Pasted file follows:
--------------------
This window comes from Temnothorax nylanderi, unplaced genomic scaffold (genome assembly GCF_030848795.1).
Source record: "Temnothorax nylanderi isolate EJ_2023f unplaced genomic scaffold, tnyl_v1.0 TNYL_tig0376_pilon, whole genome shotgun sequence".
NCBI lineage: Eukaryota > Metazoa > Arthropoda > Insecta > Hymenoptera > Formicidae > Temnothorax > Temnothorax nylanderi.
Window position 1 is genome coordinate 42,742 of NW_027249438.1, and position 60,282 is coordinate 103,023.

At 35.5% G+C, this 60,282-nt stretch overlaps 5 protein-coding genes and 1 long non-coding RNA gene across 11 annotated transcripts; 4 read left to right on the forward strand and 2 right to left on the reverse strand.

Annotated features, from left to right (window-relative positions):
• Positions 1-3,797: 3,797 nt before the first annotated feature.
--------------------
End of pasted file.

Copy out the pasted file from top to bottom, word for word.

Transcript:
This window comes from Temnothorax nylanderi, unplaced genomic scaffold (genome assembly GCF_030848795.1).
Source record: "Temnothorax nylanderi isolate EJ_2023f unplaced genomic scaffold, tnyl_v1.0 TNYL_tig0376_pilon, whole genome shotgun sequence".
NCBI lineage: Eukaryota > Metazoa > Arthropoda > Insecta > Hymenoptera > Formicidae > Temnothorax > Temnothorax nylanderi.
Window position 1 is genome coordinate 42,742 of NW_027249438.1, and position 60,282 is coordinate 103,023.

At 35.5% G+C, this 60,282-nt stretch overlaps 5 protein-coding genes and 1 long non-coding RNA gene across 11 annotated transcripts; 4 read left to right on the forward strand and 2 right to left on the reverse strand.

Annotated features, from left to right (window-relative positions):
• Positions 1-3,797: 3,797 nt before the first annotated feature.